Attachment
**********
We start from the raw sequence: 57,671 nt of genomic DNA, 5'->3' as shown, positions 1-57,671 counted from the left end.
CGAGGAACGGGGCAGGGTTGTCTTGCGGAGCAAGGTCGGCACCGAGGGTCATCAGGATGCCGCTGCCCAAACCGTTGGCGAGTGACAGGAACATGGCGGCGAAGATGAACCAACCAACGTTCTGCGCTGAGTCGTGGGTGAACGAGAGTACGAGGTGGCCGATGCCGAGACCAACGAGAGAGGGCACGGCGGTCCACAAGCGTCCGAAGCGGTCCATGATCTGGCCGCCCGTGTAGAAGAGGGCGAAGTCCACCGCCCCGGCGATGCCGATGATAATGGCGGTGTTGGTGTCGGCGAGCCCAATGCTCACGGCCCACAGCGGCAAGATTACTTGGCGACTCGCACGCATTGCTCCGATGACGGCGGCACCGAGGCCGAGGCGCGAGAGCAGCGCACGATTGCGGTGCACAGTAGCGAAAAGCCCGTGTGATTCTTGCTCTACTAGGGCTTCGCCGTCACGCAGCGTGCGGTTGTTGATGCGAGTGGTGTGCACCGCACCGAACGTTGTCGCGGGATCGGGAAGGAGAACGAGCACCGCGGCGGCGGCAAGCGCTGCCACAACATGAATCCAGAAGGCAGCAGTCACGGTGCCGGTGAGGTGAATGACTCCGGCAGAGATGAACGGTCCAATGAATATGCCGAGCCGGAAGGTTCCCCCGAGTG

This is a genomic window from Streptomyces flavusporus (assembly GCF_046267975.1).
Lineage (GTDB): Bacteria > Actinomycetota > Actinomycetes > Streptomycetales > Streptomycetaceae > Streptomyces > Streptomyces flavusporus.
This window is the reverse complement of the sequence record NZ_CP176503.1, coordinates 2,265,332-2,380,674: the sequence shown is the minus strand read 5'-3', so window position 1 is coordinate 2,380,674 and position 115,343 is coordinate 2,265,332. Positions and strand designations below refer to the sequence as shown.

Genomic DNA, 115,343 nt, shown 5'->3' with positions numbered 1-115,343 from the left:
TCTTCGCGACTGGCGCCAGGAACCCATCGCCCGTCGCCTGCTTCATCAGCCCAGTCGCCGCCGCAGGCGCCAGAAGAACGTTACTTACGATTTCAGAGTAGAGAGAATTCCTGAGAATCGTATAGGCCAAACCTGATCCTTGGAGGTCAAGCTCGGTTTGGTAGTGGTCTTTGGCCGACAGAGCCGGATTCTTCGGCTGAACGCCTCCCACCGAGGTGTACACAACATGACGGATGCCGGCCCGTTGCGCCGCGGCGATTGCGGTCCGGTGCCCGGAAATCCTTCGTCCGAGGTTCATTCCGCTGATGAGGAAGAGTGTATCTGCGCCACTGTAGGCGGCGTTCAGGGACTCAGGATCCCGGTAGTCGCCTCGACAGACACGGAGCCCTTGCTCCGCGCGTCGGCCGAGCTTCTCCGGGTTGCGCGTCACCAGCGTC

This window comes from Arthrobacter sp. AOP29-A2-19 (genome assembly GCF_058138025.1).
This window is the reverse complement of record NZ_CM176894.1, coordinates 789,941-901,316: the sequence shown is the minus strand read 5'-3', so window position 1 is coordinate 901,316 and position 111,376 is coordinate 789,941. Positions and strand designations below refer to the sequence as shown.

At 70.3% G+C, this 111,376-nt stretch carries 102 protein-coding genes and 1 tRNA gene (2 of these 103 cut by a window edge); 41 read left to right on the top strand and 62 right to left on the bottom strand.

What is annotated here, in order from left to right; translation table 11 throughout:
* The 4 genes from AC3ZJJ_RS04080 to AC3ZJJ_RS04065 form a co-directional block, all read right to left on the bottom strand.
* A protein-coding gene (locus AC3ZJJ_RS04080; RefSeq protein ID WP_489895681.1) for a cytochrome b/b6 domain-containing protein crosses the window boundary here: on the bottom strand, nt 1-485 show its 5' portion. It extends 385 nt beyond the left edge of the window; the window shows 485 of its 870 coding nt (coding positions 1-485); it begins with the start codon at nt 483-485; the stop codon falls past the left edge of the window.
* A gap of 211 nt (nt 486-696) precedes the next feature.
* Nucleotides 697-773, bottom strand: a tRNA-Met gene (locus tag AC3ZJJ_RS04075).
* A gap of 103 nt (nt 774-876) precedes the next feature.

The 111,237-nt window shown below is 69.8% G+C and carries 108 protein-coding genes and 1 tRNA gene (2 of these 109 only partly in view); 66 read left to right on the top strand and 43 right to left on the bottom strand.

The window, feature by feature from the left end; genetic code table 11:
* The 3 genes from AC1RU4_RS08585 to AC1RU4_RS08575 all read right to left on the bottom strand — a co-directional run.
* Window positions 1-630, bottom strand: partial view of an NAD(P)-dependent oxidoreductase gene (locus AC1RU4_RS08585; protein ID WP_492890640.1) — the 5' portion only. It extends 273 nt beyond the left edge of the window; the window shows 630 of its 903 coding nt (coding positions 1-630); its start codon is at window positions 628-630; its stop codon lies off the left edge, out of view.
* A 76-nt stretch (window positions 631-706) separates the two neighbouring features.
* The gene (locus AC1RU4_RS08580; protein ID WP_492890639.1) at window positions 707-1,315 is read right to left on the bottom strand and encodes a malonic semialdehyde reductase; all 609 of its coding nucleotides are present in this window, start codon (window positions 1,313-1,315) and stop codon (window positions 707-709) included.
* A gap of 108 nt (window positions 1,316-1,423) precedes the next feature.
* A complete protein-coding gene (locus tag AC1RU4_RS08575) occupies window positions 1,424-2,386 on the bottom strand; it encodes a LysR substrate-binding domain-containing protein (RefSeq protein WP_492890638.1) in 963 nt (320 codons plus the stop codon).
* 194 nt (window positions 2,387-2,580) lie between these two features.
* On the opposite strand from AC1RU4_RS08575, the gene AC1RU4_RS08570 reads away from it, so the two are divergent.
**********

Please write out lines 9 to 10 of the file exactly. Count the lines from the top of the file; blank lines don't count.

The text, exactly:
This window is the reverse complement of record NZ_CM176894.1, coordinates 789,941-901,316: the sequence shown is the minus strand read 5'-3', so window position 1 is coordinate 901,316 and position 111,376 is coordinate 789,941. Positions and strand designations below refer to the sequence as shown.

At 70.3% G+C, this 111,376-nt stretch carries 102 protein-coding genes and 1 tRNA gene (2 of these 103 cut by a window edge); 41 read left to right on the top strand and 62 right to left on the bottom strand.